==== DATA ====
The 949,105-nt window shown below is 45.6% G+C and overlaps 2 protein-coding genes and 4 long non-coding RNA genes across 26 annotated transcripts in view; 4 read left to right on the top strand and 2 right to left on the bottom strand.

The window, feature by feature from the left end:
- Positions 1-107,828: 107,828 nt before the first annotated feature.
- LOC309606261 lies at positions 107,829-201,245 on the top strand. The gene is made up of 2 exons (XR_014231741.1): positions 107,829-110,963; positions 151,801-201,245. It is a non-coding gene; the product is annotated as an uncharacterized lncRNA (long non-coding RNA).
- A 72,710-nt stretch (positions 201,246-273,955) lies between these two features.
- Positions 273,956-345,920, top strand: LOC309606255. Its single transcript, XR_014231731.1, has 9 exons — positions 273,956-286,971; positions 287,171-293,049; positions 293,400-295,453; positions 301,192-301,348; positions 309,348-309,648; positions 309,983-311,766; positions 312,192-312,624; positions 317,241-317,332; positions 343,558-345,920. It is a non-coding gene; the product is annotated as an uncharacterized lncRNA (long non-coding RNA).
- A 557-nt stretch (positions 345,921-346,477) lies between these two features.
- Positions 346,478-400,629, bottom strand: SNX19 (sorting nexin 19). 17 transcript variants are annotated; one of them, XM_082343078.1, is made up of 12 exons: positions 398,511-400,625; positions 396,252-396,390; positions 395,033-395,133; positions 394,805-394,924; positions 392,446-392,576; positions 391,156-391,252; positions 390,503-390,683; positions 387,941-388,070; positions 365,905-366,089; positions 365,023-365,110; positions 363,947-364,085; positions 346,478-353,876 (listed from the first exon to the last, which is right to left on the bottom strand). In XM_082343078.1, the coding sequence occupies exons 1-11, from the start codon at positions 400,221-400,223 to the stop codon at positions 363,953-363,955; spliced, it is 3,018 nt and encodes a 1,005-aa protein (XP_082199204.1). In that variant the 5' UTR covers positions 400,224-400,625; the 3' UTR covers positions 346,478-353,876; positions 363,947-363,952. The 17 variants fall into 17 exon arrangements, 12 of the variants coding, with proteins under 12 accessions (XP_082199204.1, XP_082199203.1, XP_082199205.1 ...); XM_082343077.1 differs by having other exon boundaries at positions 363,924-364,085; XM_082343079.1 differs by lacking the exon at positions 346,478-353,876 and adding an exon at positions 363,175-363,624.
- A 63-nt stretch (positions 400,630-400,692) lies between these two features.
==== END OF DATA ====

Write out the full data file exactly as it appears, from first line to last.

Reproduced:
The 949,105-nt window shown below is 45.6% G+C and overlaps 2 protein-coding genes and 4 long non-coding RNA genes across 26 annotated transcripts in view; 4 read left to right on the top strand and 2 right to left on the bottom strand.

The window, feature by feature from the left end:
- Positions 1-107,828: 107,828 nt before the first annotated feature.
- LOC309606261 lies at positions 107,829-201,245 on the top strand. The gene is made up of 2 exons (XR_014231741.1): positions 107,829-110,963; positions 151,801-201,245. It is a non-coding gene; the product is annotated as an uncharacterized lncRNA (long non-coding RNA).
- A 72,710-nt stretch (positions 201,246-273,955) lies between these two features.
- Positions 273,956-345,920, top strand: LOC309606255. Its single transcript, XR_014231731.1, has 9 exons — positions 273,956-286,971; positions 287,171-293,049; positions 293,400-295,453; positions 301,192-301,348; positions 309,348-309,648; positions 309,983-311,766; positions 312,192-312,624; positions 317,241-317,332; positions 343,558-345,920. It is a non-coding gene; the product is annotated as an uncharacterized lncRNA (long non-coding RNA).
- A 557-nt stretch (positions 345,921-346,477) lies between these two features.
- Positions 346,478-400,629, bottom strand: SNX19 (sorting nexin 19). 17 transcript variants are annotated; one of them, XM_082343078.1, is made up of 12 exons: positions 398,511-400,625; positions 396,252-396,390; positions 395,033-395,133; positions 394,805-394,924; positions 392,446-392,576; positions 391,156-391,252; positions 390,503-390,683; positions 387,941-388,070; positions 365,905-366,089; positions 365,023-365,110; positions 363,947-364,085; positions 346,478-353,876 (listed from the first exon to the last, which is right to left on the bottom strand). In XM_082343078.1, the coding sequence occupies exons 1-11, from the start codon at positions 400,221-400,223 to the stop codon at positions 363,953-363,955; spliced, it is 3,018 nt and encodes a 1,005-aa protein (XP_082199204.1). In that variant the 5' UTR covers positions 400,224-400,625; the 3' UTR covers positions 346,478-353,876; positions 363,947-363,952. The 17 variants fall into 17 exon arrangements, 12 of the variants coding, with proteins under 12 accessions (XP_082199204.1, XP_082199203.1, XP_082199205.1 ...); XM_082343077.1 differs by having other exon boundaries at positions 363,924-364,085; XM_082343079.1 differs by lacking the exon at positions 346,478-353,876 and adding an exon at positions 363,175-363,624.
- A 63-nt stretch (positions 400,630-400,692) lies between these two features.